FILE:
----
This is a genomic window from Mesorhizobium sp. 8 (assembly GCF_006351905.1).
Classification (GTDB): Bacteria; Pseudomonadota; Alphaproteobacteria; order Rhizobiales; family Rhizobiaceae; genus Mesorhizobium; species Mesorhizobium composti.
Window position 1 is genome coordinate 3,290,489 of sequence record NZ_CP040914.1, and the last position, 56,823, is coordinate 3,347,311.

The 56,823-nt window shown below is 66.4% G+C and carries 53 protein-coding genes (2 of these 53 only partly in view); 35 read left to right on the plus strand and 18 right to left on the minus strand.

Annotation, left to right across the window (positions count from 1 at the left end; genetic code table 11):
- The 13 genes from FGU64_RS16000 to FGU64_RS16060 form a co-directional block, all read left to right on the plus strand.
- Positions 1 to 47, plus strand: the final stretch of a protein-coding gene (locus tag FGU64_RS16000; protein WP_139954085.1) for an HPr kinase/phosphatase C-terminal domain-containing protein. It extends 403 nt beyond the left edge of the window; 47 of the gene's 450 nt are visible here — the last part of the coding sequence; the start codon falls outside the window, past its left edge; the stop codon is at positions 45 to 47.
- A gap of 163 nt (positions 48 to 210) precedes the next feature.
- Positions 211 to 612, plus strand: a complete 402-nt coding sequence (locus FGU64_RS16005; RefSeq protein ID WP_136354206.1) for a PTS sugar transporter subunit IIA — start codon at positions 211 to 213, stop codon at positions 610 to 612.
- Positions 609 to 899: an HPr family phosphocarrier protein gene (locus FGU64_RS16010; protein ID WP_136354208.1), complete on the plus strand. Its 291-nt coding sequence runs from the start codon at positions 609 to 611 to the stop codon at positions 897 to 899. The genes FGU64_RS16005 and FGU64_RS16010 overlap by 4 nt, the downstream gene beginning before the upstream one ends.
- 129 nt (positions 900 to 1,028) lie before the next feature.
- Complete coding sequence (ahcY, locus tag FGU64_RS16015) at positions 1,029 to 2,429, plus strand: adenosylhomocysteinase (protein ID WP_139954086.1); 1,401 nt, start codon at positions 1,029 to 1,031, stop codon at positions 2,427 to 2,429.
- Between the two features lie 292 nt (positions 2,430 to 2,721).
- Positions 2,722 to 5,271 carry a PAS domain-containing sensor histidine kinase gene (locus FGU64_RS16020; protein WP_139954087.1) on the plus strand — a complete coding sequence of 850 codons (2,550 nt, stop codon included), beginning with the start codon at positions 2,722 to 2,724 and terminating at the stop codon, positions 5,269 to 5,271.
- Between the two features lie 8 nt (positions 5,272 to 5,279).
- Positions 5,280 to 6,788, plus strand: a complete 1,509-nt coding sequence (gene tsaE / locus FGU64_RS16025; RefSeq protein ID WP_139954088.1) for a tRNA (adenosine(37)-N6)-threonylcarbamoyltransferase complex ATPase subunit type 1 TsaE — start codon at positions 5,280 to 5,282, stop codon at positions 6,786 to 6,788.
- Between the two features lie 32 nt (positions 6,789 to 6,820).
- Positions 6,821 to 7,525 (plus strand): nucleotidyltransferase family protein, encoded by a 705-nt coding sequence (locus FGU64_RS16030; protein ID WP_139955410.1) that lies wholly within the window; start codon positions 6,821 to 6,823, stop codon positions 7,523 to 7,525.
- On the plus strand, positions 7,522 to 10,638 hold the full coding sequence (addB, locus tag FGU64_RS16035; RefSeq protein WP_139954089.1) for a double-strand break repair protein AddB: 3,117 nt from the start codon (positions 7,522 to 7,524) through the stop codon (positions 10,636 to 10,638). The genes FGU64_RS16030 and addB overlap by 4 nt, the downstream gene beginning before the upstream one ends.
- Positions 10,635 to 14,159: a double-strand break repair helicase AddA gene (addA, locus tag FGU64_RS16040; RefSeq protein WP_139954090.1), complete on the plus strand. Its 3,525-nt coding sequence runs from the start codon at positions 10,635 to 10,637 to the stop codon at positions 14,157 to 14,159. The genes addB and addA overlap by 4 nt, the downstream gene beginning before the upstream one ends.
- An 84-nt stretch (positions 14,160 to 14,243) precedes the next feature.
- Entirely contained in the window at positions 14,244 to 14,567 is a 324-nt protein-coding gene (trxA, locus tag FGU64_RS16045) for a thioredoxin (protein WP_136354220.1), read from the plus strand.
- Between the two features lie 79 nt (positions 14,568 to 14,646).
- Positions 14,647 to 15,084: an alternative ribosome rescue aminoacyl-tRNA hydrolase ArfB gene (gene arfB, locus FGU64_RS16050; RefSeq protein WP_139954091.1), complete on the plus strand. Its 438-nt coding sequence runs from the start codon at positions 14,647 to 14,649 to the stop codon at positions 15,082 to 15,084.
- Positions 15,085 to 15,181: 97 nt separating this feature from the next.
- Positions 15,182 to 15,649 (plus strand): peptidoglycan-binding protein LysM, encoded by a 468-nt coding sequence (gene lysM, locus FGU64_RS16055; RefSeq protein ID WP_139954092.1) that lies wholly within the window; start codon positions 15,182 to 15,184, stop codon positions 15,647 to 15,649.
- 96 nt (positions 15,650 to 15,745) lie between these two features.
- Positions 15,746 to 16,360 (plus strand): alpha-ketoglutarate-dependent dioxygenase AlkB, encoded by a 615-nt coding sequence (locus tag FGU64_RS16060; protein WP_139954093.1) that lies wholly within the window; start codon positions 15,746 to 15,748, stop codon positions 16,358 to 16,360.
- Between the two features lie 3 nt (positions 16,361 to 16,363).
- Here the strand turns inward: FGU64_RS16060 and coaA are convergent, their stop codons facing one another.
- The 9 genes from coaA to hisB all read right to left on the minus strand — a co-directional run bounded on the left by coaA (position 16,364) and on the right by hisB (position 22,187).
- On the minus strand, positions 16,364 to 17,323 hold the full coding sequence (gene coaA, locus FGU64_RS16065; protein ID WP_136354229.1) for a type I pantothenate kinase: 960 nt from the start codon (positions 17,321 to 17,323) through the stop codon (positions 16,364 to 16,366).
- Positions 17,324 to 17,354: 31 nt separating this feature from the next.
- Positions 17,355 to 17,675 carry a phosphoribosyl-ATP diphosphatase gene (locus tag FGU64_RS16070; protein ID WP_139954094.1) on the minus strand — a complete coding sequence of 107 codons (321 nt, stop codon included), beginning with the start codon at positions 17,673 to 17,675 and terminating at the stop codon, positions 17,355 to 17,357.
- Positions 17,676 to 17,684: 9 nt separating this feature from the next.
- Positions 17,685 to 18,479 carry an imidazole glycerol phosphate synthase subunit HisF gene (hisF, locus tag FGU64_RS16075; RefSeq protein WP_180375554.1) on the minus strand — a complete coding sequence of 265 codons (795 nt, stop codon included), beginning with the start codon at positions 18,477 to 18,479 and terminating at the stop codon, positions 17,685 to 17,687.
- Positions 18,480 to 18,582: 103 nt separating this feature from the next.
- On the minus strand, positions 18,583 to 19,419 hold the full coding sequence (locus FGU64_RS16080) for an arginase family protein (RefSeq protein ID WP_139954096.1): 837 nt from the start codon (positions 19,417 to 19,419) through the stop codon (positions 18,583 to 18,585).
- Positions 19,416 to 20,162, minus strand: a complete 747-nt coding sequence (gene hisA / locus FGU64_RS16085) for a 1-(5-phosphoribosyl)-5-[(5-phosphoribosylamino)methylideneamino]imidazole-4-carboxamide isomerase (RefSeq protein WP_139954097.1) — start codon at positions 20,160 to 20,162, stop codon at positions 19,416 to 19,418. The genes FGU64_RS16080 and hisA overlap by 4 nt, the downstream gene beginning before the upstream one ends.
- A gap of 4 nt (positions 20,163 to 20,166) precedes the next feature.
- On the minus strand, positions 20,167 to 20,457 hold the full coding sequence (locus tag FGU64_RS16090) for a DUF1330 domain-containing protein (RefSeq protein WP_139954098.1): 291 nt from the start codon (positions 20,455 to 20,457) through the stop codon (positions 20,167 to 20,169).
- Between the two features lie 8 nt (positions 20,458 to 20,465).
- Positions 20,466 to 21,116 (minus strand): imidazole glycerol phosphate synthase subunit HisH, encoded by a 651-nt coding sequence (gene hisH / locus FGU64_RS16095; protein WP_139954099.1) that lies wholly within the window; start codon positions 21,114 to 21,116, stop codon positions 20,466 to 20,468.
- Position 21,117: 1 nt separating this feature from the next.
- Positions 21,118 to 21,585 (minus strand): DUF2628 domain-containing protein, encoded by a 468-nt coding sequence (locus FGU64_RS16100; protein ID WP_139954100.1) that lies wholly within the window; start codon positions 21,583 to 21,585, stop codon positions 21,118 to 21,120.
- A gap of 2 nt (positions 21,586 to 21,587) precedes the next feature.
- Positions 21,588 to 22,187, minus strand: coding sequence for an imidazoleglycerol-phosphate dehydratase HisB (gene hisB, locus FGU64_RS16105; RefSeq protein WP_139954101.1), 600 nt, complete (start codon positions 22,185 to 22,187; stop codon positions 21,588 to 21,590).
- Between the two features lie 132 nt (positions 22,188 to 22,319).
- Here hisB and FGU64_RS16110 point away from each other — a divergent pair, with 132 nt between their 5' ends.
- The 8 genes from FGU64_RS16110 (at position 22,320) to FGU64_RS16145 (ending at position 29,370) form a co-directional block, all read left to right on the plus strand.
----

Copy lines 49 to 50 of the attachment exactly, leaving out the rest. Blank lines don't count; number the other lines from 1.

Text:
- Here hisB and FGU64_RS16110 point away from each other — a divergent pair, with 132 nt between their 5' ends.
- The 8 genes from FGU64_RS16110 (at position 22,320) to FGU64_RS16145 (ending at position 29,370) form a co-directional block, all read left to right on the plus strand.